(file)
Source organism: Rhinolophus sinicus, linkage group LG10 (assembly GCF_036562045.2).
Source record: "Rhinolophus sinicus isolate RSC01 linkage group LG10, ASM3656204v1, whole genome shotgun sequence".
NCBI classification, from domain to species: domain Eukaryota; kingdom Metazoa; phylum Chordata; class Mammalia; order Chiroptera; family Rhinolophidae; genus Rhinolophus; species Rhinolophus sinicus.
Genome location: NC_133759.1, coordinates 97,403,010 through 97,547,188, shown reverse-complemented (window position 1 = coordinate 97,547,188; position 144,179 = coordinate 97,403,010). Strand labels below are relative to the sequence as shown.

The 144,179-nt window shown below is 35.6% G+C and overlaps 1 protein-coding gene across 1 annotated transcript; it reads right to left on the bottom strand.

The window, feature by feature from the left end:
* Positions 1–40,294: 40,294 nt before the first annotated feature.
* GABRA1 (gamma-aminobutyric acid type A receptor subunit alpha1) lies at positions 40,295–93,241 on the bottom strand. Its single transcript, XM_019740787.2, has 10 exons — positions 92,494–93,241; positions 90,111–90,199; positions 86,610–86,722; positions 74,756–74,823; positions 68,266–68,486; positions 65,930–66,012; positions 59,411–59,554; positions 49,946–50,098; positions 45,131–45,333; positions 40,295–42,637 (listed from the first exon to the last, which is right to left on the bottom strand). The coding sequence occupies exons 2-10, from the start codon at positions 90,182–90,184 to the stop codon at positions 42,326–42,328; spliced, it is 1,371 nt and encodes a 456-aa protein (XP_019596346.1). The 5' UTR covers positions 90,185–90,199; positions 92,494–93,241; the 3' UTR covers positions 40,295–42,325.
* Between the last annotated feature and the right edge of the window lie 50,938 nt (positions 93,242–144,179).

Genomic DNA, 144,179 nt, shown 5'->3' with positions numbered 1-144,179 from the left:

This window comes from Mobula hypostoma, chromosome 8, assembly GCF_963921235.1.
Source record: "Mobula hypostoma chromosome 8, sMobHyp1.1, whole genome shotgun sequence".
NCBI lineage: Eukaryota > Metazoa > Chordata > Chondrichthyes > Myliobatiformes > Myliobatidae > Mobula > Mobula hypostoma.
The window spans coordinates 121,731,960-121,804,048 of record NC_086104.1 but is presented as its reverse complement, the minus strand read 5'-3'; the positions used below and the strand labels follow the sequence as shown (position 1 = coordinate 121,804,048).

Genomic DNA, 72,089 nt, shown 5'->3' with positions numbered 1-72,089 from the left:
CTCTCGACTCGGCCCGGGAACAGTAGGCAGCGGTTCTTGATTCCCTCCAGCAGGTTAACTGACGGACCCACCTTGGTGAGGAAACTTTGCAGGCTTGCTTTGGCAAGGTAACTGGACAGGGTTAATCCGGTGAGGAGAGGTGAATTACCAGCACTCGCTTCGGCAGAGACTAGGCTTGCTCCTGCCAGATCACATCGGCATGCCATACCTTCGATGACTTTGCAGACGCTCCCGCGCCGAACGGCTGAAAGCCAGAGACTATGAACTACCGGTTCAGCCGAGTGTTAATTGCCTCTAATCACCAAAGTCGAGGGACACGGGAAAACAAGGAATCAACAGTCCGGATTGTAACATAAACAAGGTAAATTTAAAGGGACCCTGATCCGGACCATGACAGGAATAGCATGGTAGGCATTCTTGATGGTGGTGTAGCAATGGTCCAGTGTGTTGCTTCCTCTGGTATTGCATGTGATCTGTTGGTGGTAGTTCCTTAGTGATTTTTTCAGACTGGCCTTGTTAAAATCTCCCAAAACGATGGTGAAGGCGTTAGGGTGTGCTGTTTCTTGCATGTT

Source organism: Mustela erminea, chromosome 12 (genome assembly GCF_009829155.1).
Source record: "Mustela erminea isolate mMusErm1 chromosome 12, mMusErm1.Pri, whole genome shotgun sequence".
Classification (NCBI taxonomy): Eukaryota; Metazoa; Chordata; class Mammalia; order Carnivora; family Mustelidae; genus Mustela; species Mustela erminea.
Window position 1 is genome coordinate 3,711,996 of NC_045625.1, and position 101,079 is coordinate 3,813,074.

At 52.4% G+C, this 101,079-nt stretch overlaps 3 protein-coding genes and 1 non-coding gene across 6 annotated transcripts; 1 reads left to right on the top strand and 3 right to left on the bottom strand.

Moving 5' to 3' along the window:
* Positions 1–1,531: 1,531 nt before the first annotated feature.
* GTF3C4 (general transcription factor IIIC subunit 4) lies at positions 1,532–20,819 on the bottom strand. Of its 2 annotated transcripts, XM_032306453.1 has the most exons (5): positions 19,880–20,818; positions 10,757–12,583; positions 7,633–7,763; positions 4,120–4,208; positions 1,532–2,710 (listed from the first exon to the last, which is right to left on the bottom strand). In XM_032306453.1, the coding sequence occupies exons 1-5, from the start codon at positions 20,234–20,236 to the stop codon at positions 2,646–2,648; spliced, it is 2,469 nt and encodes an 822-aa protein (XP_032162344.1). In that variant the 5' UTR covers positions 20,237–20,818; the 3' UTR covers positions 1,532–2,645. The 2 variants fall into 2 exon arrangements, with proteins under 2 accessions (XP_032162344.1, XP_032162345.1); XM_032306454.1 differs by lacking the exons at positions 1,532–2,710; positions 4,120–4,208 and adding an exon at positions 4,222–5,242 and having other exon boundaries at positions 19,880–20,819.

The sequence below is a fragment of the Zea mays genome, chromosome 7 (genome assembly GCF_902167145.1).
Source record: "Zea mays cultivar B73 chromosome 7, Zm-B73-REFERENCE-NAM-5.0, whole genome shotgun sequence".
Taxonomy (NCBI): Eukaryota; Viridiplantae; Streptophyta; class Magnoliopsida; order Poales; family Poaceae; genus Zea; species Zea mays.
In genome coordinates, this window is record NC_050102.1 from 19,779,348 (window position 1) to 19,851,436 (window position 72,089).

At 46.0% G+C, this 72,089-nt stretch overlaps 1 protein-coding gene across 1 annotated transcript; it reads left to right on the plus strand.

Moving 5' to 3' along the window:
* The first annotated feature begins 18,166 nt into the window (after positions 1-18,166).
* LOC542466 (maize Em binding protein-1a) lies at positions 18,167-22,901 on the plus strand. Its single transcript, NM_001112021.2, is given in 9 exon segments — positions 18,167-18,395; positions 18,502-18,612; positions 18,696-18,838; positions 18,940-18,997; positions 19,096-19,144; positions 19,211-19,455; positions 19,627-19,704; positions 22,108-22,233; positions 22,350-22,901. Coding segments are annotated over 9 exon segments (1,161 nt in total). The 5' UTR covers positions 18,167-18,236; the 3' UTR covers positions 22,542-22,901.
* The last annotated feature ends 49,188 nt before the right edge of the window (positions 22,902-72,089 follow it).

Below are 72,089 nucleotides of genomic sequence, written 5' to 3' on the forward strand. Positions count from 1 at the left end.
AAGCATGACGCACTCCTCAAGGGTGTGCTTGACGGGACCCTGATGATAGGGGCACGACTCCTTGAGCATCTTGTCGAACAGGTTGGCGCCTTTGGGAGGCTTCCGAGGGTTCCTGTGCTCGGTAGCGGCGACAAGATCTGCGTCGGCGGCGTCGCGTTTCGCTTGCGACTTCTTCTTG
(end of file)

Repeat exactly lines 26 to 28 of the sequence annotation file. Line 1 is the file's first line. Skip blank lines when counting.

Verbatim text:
Source record: "Zea mays cultivar B73 chromosome 7, Zm-B73-REFERENCE-NAM-5.0, whole genome shotgun sequence".
Taxonomy (NCBI): Eukaryota; Viridiplantae; Streptophyta; class Magnoliopsida; order Poales; family Poaceae; genus Zea; species Zea mays.
In genome coordinates, this window is record NC_050102.1 from 19,779,348 (window position 1) to 19,851,436 (window position 72,089).